• "Thunder Road" (Harmonica)
    • "Backstreets" (Piano)
    • Jungleland (Piano/Violin)
    • "Born in the U.S.A." (Synthesizer/Piano)
    • The new version of "Land of Hope and Dreams" highlights a killer banjo / acoustic guitar riff.
    • "Last to Die" (guitar; violin/keyboard live)
    • "Radio Nowhere" (guitar)
    • "Dancing in the Dark" (synthesizer/guitar)
    • "Hungry Heart" (piano)
    • "Badlands" (organ)
  • First Big Hit Wins: Born to Run is easily his most popular song, and it is also one of his earliest.
  • Harsher in Hindsight: 1973's "4th of July, Asbury Park (Sandy)," often simply called "Sandy," gained a distinctly dark undertone when Hurricane Sandy completely trashed Asbury Park in 2012 (although that happened closer to Halloween than the 4th). Sensitive to this, Bruce pointedly did not play that song at the post-Hurricane Sandy benefit concert that December.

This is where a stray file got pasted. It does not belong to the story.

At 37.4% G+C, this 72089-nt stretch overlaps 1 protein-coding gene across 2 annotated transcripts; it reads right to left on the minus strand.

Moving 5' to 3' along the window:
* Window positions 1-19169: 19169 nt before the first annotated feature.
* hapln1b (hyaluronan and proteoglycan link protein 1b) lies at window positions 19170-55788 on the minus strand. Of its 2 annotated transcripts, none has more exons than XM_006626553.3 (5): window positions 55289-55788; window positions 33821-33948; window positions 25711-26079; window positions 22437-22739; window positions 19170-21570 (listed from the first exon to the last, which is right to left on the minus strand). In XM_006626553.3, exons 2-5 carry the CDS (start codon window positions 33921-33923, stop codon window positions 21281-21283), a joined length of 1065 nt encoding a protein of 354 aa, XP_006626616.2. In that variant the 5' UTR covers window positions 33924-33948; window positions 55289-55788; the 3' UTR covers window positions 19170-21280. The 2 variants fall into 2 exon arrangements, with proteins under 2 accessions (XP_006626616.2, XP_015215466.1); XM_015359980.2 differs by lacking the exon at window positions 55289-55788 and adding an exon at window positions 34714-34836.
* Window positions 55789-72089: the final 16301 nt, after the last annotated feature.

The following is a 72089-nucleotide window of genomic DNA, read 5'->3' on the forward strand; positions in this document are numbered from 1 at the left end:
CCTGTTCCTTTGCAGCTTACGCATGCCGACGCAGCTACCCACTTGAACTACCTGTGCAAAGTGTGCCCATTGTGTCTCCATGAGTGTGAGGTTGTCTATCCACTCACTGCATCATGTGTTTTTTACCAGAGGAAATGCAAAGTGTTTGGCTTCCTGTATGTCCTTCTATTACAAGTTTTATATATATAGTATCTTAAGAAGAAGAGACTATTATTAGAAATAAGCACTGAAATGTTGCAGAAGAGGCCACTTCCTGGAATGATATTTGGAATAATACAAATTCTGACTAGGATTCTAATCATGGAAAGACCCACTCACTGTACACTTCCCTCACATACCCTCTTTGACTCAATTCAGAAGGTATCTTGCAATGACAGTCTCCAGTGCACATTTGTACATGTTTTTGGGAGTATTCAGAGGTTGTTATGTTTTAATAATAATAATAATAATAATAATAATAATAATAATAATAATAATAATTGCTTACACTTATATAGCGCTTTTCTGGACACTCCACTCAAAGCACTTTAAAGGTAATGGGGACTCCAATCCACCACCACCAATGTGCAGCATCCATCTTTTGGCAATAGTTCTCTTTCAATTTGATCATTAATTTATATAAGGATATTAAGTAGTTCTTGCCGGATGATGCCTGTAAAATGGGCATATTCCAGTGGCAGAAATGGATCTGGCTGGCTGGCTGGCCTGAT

• Ho Yay: Played for laughs with guitarist Steve Van Zandt.
    • Seeing as "Bobby Jean" is about Steve leaving the band in the eighties, not just for laughs...
    • He used to close "Thunder Road" by sliding across the stage, ending up on his knees in front of Clarence Clemons, who would proceed to kiss him passionately.
    • Clemons had a girlfriend who dumped him because she thought he was cheating on her with Bruce.
    • The song "My Lover Man", which has Bruce singing about a man leaving his woman for him.
    • The song Backstreets has it... possibly.
      "Terry you swore we'd live forever/taking it on them backstreets together"
  • I Am Not Shazam: The protagonist of "Johnny 99" is named Ralph, not Johnny. The title refers to his 99-year prison sentence for trying to rob a nightclub, which the song is about.
  • It's Popular, Now It Sucks!: There's a contingent of hardcore fans who dismiss Born in the USA because it was too commercially successful.